Keeppower Protection Circuit Issue

md17

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What are my other options that aren't primaries in an md3 sized body? It's really that size that I like the best. I have a cr123 spacer and can use an 18650, but that won't give me full output with a hound dog.
 

F89

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Using 2x18500 is a perfectly cromulent choice, so I don't think it's unreasonable for you to stick to your preferred option.

At this point, you've put in a fair amount of effort and received plenty of decent feedback, so if the new 18500s you have on the way play up then I can only assume that the light most likely needs to be sent back to Gene for evaluation.

Whatever the case, I'm certain you can get your MD3 running with 2x18500 and the heads you mentioned.

I hope this gets a solid solution/conclusion to the issue for you post haste.
 

knucklegary

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@md17 ,, much clearer video.. unmistakable now, and apparently a short

Did you try running the same suspect duds 2x 18500 with a different module?

If you have the same issue, I'd dispose (dig a hole and bury) or find recyclers for the lithium
 
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desert.snake

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Feeling like there is a bad spring in the head. I had an HD Super, the head spring of which was not hardened and did not spring, it was flattened and there was unstable contact. You can put a round neodymium magnet between your batteries, after wrapping it on the sides with electrical tape or tape to increase the length of the batteries. Or the spring becomes soft when heated and contracts, losing contact.. I think need to remove and stretch the derailleur spring and add a neodymium magnet so that the head spring is fully compressed and cannot come loose and check again how the rear derailleur is screwed inside the button, could it come unscrew? No other thoughts yet
 
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vicv

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Ya. Because, from what I can remember.(I know this is long post.) he tried primaries, and it worked fine. I've never seen protection circuits act like this, but that must be it
 

md17

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I received the new batteries. They work, but my last question before I'm totally done with this…is flickering when voltage is very low a normal thing with Malkoff lights? One measurement of 18500 cells when flickering started was 2.5 and 2.7 volts on each cell and I'd assume there'd be even more voltage sag when the cells get put under load.

or is it possible protection circuits cause flickering before shutting down completely?

Just to clarify, the flickering occurs with multiple lights same batteries
 

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thermal guy

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i Have many malkoffs and many 18500. When protection circuit kicks in the light shuts off. None of mine flickers on low voltage and I have done many runtime tests.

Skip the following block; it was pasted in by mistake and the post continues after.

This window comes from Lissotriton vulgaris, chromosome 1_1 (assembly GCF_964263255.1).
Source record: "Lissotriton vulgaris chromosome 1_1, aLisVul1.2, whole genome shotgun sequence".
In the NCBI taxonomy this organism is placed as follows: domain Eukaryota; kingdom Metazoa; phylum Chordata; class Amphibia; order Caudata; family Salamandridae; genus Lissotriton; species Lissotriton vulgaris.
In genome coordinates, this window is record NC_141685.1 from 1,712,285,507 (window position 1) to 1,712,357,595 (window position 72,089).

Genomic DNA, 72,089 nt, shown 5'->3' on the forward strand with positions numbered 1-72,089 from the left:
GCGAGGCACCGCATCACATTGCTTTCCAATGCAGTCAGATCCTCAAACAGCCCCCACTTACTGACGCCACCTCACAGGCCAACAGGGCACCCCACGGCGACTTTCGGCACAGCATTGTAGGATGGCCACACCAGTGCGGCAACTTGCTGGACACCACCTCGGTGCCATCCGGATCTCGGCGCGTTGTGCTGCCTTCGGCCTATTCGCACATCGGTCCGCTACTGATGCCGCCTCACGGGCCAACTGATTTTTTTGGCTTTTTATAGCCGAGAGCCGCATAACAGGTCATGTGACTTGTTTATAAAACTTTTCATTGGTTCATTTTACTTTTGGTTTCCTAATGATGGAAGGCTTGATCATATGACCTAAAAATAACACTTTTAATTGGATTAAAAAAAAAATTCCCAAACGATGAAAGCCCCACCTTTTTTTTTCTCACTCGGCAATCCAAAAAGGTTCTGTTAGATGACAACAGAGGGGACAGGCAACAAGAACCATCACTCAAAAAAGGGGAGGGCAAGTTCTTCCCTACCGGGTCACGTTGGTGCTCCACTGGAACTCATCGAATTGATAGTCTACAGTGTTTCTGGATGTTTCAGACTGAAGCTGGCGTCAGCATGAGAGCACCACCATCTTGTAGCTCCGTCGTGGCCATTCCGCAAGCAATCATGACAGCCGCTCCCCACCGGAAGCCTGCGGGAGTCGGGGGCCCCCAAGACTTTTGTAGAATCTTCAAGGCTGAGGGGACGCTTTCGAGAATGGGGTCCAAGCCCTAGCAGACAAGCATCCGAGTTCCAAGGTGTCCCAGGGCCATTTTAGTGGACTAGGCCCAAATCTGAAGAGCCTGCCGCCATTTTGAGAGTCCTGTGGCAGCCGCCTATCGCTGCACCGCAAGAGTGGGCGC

Lips

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2.5 is too low


LI.jpg



LI2.jpg
 

vicv

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You're not really supposed to be using the protection circuit as your LVP. It's only there, just in case. I would say open circuit voltage should never be below 3.2 V. Which would work out to something like 2.5–2.8 underload
Malkoff lights (some exceptions) do not have low-voltage protection. So it should just keep gradually dimming no flickering.
It does not change when you are running cells in series. The discharge voltage is the same.
 

Lips

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What he said...

Your just taking life off the cell by going so low. 3.3v they are essentially dead of power. Zebralight will flicker when Eneloop or Li Ion get to low.
 

vicv

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Yeah, if this is the way you normally treat your cells, it makes sense why they are dying. You would be lucky to get 50 cycles out of them with this treatment. If you're just doing it as an experiment but you normally look after them better, then it's no problem.
Now, if you are OK with knowing that, and that's just the way you want to use the cells, that's fine. But if I were you, I would definitely charge those outside under supervision. Deeply discharging them like that is what causes vent with flame when you charge them.
 

md17

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Yeah, if this is the way you normally treat your cells, it makes sense why they are dying. You would be lucky to get 50 cycles out of them with this treatment. If you're just doing it as an experiment but you normally look after them better, then it's no problem.
Now, if you are OK with knowing that, and that's just the way you want to use the cells, that's fine. But if I were you, I would definitely charge those outside under supervision. Deeply discharging them like that is what causes vent with flame when you charge them.
They're brand new and I do not do this normally, but what I am trying to determine at this point is if my lights are defective and flickering. They're all only a couple months old if that.
 
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